by Glenice Lilje
Geriatric Millennial. That is a term that I would never thought to be described as. Personally, the terms sounds more like an oxymoron, but here we are. The term “Geriatric Millennial” is used to label the microgeneration of those born between the years 1980-1985. We were the last generation to play outside, survived dysentery on the Oregon Trail, ordered pizza on a rotary phone and made mixed tapes from songs recorded off the radio. I am in my last year of my thirties, hardly anywhere near the age that I would be medically considered as geriatric. Well, aside from the fact that my knees may disagree, or that I am constantly misplacing my keys. Geriatric though? Hardly.
Hollywood and has deemed this demographic as “women of a certain age”. You see this group type casted in mother roles or spinsters and typically in a supporting role. Yet, men in their 70’s have no problem getting lead action roles. Products and companies start targeting us at an early age with age-defying creams, hair dyes and cosmetic procedures. Celebrities and influencers try to turn back time by promoting pseudoscience solutions or alternate healthy lifestyles under the guise of New Age or Alternative Medicine. Now, I am all for doing whatever makes you feel good, but in the last decade, my social media has been inundated with so much “health” and “wellness” ads, it’s hard to distinguish fact
With much gratitude, I have had the privilege of watching my mother and grandmothers age gracefully. They grew up without the internet, and followed the advice of their mothers and their mothers before that. I wouldn’t take everything they say as gospel, considering that they use to rub baby oil and iodine on their skin to build up a really good tan. Finding a balance between old school beauty routines and access to information that we have today is a delicate dance that should always include the advice of your medical and health professionals. As I look forward to resembling the matriarchs of my family, I also hope to live vibrantly as long as they do as well. I mean it probably doesn’t hurt to sneak in more fruits and vegetable into our diets and keep an active lifestyle….Geriatric millennial or not.
Below are some books that dive into the topic of female health and wellness. Though they do offer a plethora of information, it is always best to consult a medical provider in regards to your own personal healthcare plan.
Why We Can’t Sleep: Women’s New Midlife Crisis by Ada Calhoun, 2020.
NO, this isn’t another book on menopause or how to deal with hot flashes. Why We Can’t Sleep: Women’s New Midlife Crisis is a book on the new struggles Generation-X women are facing today. Known as the generation raised to “have it all” (career, family, etc.), today’s women are left feeling exhausted and overwhelmed from having to juggle financial and housing stresses, career performance, caregiving, and parenting. Ada Calhoun interviews more than 200 women to find out what keeps them up at night. Readers will find that this book is a testament to Gen-X women to keep striving to attain the life they so desire and not to fall into the trappings of societal expectations.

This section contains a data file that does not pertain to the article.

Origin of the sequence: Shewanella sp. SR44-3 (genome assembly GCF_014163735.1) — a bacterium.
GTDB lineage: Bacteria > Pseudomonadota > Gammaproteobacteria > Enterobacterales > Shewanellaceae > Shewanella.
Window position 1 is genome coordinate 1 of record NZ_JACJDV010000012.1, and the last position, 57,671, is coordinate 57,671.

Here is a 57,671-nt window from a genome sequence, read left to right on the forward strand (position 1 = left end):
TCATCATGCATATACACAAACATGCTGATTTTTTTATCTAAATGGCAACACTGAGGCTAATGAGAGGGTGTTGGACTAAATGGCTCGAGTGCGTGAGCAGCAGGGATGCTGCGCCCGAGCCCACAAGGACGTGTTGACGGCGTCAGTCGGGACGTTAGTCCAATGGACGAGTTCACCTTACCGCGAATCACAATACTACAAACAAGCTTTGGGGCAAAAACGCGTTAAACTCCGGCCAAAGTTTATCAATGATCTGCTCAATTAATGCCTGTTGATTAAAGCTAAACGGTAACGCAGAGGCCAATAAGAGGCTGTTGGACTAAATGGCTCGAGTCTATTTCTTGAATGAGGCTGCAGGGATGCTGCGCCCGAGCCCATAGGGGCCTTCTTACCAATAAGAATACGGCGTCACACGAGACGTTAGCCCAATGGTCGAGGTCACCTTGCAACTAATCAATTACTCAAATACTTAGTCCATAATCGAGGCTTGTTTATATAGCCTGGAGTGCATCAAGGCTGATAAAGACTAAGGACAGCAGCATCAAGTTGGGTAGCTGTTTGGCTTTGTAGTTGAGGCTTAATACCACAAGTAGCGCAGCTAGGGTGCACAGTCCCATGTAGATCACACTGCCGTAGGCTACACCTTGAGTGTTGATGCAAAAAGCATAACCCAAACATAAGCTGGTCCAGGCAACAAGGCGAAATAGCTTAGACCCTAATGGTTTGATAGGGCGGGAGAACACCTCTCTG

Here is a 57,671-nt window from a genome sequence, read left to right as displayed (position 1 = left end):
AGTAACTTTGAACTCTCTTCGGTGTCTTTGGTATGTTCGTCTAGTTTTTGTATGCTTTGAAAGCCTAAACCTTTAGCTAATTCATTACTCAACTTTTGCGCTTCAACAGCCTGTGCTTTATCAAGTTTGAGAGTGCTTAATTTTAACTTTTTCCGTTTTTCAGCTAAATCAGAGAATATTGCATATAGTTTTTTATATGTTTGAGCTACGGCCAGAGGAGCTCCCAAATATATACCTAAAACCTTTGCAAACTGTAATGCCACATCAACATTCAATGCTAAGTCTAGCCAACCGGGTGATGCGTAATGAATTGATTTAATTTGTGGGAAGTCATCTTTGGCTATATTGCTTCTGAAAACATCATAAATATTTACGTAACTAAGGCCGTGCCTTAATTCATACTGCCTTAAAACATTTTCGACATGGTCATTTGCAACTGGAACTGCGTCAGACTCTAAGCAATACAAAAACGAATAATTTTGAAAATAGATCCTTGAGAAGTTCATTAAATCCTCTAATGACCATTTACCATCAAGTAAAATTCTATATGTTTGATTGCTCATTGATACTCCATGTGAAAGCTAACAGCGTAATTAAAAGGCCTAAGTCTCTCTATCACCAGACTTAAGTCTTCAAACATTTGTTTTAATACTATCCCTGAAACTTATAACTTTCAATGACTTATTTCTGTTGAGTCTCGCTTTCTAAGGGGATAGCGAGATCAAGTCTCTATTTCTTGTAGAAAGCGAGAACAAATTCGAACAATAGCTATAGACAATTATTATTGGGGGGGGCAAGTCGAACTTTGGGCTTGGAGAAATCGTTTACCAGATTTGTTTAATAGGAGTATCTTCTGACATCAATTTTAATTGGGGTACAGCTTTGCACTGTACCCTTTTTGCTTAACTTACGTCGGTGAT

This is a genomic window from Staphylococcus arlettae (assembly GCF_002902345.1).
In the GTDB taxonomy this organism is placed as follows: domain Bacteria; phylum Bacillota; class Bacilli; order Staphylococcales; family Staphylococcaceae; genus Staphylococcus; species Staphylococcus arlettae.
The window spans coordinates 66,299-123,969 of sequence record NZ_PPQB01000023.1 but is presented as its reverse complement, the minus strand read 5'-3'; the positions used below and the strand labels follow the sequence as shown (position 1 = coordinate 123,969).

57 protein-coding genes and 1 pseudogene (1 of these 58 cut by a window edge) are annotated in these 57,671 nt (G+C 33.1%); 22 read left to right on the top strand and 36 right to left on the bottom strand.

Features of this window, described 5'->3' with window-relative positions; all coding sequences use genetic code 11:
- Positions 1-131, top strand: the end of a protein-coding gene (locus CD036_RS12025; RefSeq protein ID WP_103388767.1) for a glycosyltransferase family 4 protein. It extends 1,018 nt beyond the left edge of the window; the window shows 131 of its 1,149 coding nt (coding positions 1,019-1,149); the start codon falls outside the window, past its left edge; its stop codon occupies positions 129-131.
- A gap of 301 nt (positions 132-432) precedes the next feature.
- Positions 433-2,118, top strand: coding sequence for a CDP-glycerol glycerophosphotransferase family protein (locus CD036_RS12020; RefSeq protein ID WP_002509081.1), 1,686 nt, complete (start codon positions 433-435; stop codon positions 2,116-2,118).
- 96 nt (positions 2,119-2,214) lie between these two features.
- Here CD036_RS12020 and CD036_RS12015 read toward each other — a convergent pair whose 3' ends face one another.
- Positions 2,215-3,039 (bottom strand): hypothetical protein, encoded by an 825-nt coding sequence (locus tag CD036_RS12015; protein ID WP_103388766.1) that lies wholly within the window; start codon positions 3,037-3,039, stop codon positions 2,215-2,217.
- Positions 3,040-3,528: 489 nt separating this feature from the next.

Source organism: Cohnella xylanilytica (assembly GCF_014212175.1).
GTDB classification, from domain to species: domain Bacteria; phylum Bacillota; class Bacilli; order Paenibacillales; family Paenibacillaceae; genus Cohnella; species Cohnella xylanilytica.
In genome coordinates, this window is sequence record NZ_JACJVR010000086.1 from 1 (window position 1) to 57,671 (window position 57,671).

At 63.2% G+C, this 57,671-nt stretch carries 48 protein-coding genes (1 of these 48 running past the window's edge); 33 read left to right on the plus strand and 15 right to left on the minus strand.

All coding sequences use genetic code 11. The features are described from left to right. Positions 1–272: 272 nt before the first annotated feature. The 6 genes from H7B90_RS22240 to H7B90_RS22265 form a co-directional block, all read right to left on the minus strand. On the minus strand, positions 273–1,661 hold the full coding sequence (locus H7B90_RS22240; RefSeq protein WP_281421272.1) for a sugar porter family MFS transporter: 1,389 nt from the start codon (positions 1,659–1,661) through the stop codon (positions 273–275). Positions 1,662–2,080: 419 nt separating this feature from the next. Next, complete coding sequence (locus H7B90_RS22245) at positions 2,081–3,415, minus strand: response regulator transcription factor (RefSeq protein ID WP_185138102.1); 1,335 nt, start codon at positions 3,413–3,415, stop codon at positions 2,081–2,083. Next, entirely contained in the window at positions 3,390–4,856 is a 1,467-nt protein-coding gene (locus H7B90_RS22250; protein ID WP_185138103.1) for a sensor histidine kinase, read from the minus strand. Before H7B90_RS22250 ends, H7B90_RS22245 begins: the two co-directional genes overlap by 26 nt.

The Vagina Bible: the Vulva and the Vagina – Separating Myth from Medicine by Dr. Jen Gunter, 2019.
Canadian OB/GYN Dr. Jen Gunter unlocks the mysteries of female sexual health with this modern user’s manual to the vagina and vulva. As a clinical physician of twenty-five years, Dr. Gunter hilariously “Jensplains” the fears, fallacies and misinformation surrounding vaginal health. Topics discussed include but not restricted to: the medical needs of Trans men and Trans women, basic sex ed, debunking the G-Spot, basic vaginal and vulvar functions as well as common health concerns she encounters in her own practice. Readers will enjoy and learning more about reproductive and sexual health in addition to explanation behind non-evidence based “natural” practices (think: vaginal steaming) and internet-propagated misinformation in general.
Natural Causes: An Epidemic of Wellness, the Certainty of Dying and Killing Ourselves to Live Longer by Barbara Enrenreich, 2018.
Why do we over prepare and waste our time worrying about the inevitable? We make appointments for preventative medical screenings, subscribe to wellness and mindfulness influencers, succumb to dietary fads and idolize fitness culture? Barbara Enrenrich dives deeper, like cellular level deep, and looks into the basis of aging and how little control we actually have over it. We can buy all the anti-aging creams and eat only organic superfoods and antioxidants we want, at the end of the day, these things only offer the illusion of control. Natural Causes… examines the way us humans obsess over our immortality or lack thereof and helps us to better prepare ourselves for the end.